The molecules that give eggs, vinegar and nail polish remover their distinctive odor are also found in clouds of interstellar dust, says an article in the Wall Street Journal.
Some folks had earlier said space smells like hot metal and seared meats.
Astronaut Thomas Jones said it “carries a distinct odor of ozone, a faint acrid smell…a little like gunpowder, sulfurous.”
Tony Antonelli, another space-walker, said space “definitely has a smell that’s different than anything else.”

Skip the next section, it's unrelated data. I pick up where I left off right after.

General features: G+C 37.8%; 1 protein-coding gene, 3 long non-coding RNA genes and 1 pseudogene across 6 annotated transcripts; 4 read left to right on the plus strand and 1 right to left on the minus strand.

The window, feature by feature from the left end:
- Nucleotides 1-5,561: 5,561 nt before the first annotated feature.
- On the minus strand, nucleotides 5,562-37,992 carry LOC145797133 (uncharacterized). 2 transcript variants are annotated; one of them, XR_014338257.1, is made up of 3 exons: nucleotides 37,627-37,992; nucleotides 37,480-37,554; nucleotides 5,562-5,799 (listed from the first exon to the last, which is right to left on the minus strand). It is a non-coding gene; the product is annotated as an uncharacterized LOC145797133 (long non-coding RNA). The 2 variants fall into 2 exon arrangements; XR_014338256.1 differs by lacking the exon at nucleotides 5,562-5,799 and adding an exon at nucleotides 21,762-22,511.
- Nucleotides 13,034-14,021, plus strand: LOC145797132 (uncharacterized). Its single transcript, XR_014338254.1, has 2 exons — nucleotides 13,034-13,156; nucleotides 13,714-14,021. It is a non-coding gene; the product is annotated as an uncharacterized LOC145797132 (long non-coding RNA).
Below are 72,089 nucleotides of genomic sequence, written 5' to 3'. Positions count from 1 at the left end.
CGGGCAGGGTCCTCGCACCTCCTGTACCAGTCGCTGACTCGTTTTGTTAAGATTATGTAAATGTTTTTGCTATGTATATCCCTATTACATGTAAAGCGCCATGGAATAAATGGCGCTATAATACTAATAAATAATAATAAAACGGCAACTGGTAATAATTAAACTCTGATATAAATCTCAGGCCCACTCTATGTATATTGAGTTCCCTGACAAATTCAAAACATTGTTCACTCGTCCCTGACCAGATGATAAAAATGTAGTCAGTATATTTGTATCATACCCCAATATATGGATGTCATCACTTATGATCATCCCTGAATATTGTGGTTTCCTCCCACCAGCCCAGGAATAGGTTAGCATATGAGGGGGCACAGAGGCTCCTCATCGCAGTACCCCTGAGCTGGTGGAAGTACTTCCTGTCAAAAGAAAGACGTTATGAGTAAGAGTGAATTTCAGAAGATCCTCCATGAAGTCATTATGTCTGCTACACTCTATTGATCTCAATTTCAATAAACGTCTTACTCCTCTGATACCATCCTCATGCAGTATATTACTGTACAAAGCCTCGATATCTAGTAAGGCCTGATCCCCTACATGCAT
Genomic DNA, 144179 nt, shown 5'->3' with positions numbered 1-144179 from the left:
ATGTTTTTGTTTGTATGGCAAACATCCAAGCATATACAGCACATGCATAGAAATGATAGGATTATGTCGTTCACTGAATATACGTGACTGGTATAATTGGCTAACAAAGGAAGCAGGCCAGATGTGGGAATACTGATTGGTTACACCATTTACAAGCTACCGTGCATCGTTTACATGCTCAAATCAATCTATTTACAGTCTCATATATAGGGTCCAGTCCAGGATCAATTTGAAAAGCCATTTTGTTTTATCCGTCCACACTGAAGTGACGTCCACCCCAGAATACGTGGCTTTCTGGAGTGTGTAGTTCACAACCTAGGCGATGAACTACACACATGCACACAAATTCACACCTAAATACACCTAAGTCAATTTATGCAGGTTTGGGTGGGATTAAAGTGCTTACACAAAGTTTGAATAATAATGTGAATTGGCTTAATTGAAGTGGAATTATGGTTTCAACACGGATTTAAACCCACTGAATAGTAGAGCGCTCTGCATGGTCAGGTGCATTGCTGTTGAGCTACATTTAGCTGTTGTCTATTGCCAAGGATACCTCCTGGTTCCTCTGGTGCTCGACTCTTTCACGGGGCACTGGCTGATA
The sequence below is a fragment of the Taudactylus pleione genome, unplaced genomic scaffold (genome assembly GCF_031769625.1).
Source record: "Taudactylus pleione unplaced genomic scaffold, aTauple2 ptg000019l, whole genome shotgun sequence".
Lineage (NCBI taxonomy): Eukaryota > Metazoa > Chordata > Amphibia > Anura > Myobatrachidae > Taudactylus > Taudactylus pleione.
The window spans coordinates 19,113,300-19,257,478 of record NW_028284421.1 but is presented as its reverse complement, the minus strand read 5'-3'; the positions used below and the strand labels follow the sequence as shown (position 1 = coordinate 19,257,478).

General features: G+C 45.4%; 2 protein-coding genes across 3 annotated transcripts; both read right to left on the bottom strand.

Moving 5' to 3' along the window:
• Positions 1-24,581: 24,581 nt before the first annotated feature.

A gentleman named Don Pettit was a bit more verbose on the topic: “Each time, when I repressed the airlock, opened the hatch and welcomed two tired workers inside, a peculiar odor tickled my olfactory senses,” Pettit recalled. “At first I couldn’t quite place it. It must have come from the air ducts that re-pressed the compartment. Then I noticed that this smell was on their suit, helmet, gloves, and tools. It was more pronounced on fabrics than on metal or plastic surfaces.” He concluded: it is hard to describe this smell; The best description I can come up with is metallic; a rather pleasant sweet metallic sensation. It reminded me of pleasant sweet smelling welding fumes. That is the smell of space.”